Texture maps can be used to significantly enhance the appearance of surface, giving surfaces a realistic appearance without adding large amounts of geometric detail.
The image used as a texture map should be of high quality to give a good surface effect, but while it is acceptable to use high resolution texture maps for 3D modelling to create pre-rendered animations, great care should be taken to restrict the size of the texture maps so as not to use up all of the graphic card's texture memory. Most modern graphics cards now have 16 to 32Mb of texture memory, while laptop computers often have only 4 or 8Mb available.
The most common way to make "realistic" texture maps is now to use a digital camera to photograph a surface and then to manipulate the image in a package like Adobe Photoshop. Packages such as Photoshop also have filters that can be used to create entirely artificial (computer generated) images that can also be used as texture maps. This technique added with proper tiling can help create textures you can apply to objects such as landscapes without „seams‟ showing through.
Once you have selected your perfect 256x256 texture, it's relatively easy to make it a seamless texture when no rotation is involved. To do this, load up the texture in Photoshop, then go to Filter>Other>Offset. Set the Horizontal and Vertical settings to 128 with the Undefined Area set to Wrap Around. The seam is visible, and you can then remove it using the Rubber Stamp tool. Try to keep from blurring the image too much, as it tends to make the end result look fuzzy. It's also a good idea to change the offsets to different settings such as 64 vertical, 64 horizontal and then check the seam again for visible anomalies.
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3D Studio Max Interface & Basics Lesson 2
Once you are done, check to see how it looks in a tiled environment. First, make a new Photoshop file, with the size set to 1024x768. Now open up the tiled texture you have just created and select all. Go to Edit>Define Pattern. This stores the texture as a repetitive pattern in the clipboard. Now switch to the 1024x768 image and click on the Paint Bucket tool. Go to the Paint Bucket Options panel and select Pattern from the Contents pull-down menu. Then, simply click anywhere in the image to fill the area with the pattern. (for 512x512 or any other size the offset should be 50% of the image size, so the seam is in the middle of the texture.
The appearance of a surface is defined by setting properties that define the material from which it is made
Diffuse colour: Colour of reflected light from diffuse reflection (light scattered randomly) Specular colour: Colour of reflected light from specular reflection (light reflected in a regular manner) Emissive colour: Colour of light emitted by a the surface
Ambient intensity: Amount of background light the surface reflects
Shininess: Amount of specular reflection (affects the size of the highlight)
Opacity/Transparency: Transparency of the surface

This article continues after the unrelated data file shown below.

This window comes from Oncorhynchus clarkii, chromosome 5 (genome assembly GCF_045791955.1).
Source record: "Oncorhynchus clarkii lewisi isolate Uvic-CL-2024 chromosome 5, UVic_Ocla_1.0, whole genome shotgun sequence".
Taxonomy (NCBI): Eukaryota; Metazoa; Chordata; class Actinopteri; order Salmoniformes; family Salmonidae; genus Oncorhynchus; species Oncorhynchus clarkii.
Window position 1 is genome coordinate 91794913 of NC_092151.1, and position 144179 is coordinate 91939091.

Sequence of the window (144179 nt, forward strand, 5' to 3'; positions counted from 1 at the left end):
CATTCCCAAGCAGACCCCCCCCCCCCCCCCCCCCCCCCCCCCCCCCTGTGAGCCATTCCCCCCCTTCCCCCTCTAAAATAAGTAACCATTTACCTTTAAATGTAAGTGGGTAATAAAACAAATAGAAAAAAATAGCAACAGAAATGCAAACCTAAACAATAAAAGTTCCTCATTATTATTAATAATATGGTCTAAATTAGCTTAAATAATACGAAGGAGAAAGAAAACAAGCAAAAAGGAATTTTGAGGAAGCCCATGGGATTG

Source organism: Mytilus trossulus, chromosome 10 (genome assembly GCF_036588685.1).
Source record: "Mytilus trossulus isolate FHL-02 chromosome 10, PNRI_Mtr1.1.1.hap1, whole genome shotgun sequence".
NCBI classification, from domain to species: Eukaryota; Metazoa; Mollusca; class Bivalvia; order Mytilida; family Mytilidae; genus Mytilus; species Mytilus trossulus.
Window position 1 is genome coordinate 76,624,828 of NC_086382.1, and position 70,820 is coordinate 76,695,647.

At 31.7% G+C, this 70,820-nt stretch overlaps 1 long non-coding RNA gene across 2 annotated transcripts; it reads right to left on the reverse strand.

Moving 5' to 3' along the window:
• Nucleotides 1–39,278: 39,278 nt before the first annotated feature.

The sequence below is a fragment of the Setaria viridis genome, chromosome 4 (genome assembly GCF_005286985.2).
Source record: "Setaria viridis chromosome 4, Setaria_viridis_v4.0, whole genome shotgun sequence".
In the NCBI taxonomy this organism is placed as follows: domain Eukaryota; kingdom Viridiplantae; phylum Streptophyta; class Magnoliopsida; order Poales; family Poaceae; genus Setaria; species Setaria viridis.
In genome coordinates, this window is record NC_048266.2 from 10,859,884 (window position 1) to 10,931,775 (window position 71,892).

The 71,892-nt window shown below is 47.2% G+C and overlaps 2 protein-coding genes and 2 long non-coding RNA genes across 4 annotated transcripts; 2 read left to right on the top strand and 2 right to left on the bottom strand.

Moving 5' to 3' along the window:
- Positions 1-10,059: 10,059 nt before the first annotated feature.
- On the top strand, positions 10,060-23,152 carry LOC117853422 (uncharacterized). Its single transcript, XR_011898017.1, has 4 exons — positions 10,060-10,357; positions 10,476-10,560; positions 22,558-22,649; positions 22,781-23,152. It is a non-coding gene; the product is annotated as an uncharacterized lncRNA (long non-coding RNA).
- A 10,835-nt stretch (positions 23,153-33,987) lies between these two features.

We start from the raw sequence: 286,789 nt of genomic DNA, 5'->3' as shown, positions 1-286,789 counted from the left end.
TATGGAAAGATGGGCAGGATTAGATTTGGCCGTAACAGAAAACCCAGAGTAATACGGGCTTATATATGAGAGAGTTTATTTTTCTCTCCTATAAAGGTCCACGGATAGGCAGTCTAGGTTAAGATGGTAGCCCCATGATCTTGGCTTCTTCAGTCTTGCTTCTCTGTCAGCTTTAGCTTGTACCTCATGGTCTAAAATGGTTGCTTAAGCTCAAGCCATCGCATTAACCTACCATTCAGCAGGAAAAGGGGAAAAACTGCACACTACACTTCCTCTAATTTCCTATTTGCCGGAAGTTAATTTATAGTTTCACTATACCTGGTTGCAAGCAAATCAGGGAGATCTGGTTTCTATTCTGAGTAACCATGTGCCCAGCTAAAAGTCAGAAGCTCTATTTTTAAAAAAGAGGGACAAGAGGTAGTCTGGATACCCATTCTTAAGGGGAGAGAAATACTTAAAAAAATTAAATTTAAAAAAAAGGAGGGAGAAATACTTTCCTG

Texture: Image mapped onto the surface to enhance its appearance.
Bump: Also known as a Height map. A black pixel represents minimum height, white
pixels=maximum, and 256 shades of grey represent the differing levels in-between. Very useful for creating details without more polygons/actual 3d detail.
Reflection Determines how much light is reflected of the material
Refraction Determines how much light is refracted when light passes through the material Self-Illumination How much light comes from the material itself.
Lights and Cameras
Go to the Lights/Camera tab on the main toolbar. As soon as you create lights in a scene, it is rendered in darkness and the lights you assign are the only sources of light.
OMNI light is a point source light that shines in all directions. You can‟t focus it and it doesn‟t cast shadows. But you can assign it colours and use it for accents.
Spotlights provide an adjustable focused beam of light and can cast shadows. Creating a TARGET spotlight is similar to creating a camera. You can drag the mouse to create the spot and the target. You can get shadows to appear in the scene by clicking on the “cast shadows” box in the command
Once you set up your cameras (similar to that of creating spotlights), you can view the scene from that camera. Just go to the viewport label and choose “camera” under VIEW (or type “C”). You can change manipulate that view by changing the position and direction of the camera. The viewing (zoom/rotate) options change to camera viewing options. You can orbit the camera, dolly it (moving it toward or away from the target) or truck the camera (this locks the camera source and target so that you can move both together in the scene).
If you want to keep the camera view the way it was originally set up, just go back to the viewport label and choose “perspective” under VIEW. This will allow you to manipulate the view without changing
the position and direction of the camera.
Copyright Umran Ali 2002
3D B.S.c Computer & Video Games Graphics Forum